Newpoint board knew NEP was pulling out May 22, but kept news from teachers and district

Last night the 21st Century Academy of Pensacola board voted 4-0, with Tracy Adcock absent, not to appeal the notices of termination from the district for two of its three charter schools, Newpoint Pensacola High and Newpoint Academy.

It also accepted a financial report that the board will present to the Escambia County School Board that shows the third school, Five Flags Academy, can not afford to operate as a stand-alone. Read Doc – Jun 4, 2015, 10-23 PM

21st Century Academy of Pensacola is the non-profit that was set up by Newpoint Education Partners (NEP), the management company that operates charters schools elsewhere in Florida and in Ohio. NEP ran the Newpoint charter schools in Escambia County. Last month, Escambia County School Board terminated two of the charter agreements after staff found improper record keeping of grades and attendance, employees being hired without proper background checks, and other contract violations. On June 1, Newpoint math teacher Chris Fowler was arrested for illegally helping students with their End of Course exams in 2013 and 2014.

At the 21st Century board meeting, most of the discussion centered on the issue of teacher pay and Newpoints contractual obligations to staff. Board chair Linda Brown told the teachers that the board knew May 22 that NEP was pulling out of the schools and the teachers would be terminated.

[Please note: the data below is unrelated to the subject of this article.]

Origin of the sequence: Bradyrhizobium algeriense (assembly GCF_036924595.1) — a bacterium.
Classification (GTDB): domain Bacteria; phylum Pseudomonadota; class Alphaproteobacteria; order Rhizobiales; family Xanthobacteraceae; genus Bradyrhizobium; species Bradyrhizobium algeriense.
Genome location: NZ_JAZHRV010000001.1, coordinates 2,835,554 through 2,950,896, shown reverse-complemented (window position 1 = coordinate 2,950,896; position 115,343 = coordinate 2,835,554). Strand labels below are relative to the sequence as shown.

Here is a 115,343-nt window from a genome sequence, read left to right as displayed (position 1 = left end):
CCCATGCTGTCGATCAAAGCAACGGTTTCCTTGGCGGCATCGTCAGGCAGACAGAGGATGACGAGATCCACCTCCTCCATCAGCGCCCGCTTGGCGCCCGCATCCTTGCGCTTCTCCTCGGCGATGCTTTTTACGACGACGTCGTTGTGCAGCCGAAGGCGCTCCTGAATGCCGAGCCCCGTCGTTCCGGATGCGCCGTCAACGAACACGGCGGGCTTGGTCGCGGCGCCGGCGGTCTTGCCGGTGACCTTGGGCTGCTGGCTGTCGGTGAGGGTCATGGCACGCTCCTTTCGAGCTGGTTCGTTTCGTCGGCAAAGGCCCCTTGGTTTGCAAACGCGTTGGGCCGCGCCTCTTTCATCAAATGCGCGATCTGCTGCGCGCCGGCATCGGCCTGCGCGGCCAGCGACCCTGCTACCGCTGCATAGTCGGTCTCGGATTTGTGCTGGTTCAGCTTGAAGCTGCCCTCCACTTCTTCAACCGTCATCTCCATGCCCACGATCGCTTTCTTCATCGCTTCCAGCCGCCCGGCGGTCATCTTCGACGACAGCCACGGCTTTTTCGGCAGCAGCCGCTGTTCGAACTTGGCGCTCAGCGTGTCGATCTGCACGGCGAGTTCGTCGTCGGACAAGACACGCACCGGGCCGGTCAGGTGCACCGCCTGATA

NEP VP Carla Lovett attended the board meeting by phone. Brown asked Lovett who do the teachers communicate with concerning their pay. Lovett danced around and finally said “I guess that they can communicate with Newpoint education partners about it.”

This was greeted with laughter from the audience. She could not say when teachers could expect resolution, saying only, “It is definitely in process … I can’t say absolutely it will all be resolved tomorrow, next week, next Tuesday, I don’t know. Obviously, we got to get it resolved quickly.”

Regarding teacher pay: Lovett said, “They are not contracts. They are offer letters. The way they are worded it’s very different than what most people that are educators are accustomed to in terms of a contract for a given school year … If money is available and owed, certainly will make sure that it’s paid.”

Nancy Salvato, who taught civics and American history at Newpoint Academy: “We gave up portion of each paycheck so we would receive it in the summer … In every school district in the country, when the teacher receives a contract or an offer letter … the idea of a salary being annualized is commonplace.”

She said she had an email from John Graham from when she was hired assuring her that pay was annualized — That is, that she would receive 26 paychecks per year. Also, she noted that the teacher handbook specifically used the word annualized pay. See Newpoint Emails & Handbook Page

“Basically, what you were saying is, ‘We’ll pay all the bills but the teachers, and we’ll take all the money that the district is giving us and all that money that would have gone to the teachers, and we’ll appropriate it somewhere else.”

At the end, the 21st Century punted, not giving the teachers many answers to their questions.

Brown said, “The board doesn’t have the ability to sort this out tonight.”

The most recent audited financial reports for the Newpoint Pensacola High School are the fiscal year that ended June 30, 2014. NEP’s management was to be 18 percent of gross receipts. However, the reports show $145,162 for Board of Education and $167,198 for School Administration, a total of $312,360. Part of the school administration is probably the salary for the director, John Graham. NEP only paid $241,267 for teachers.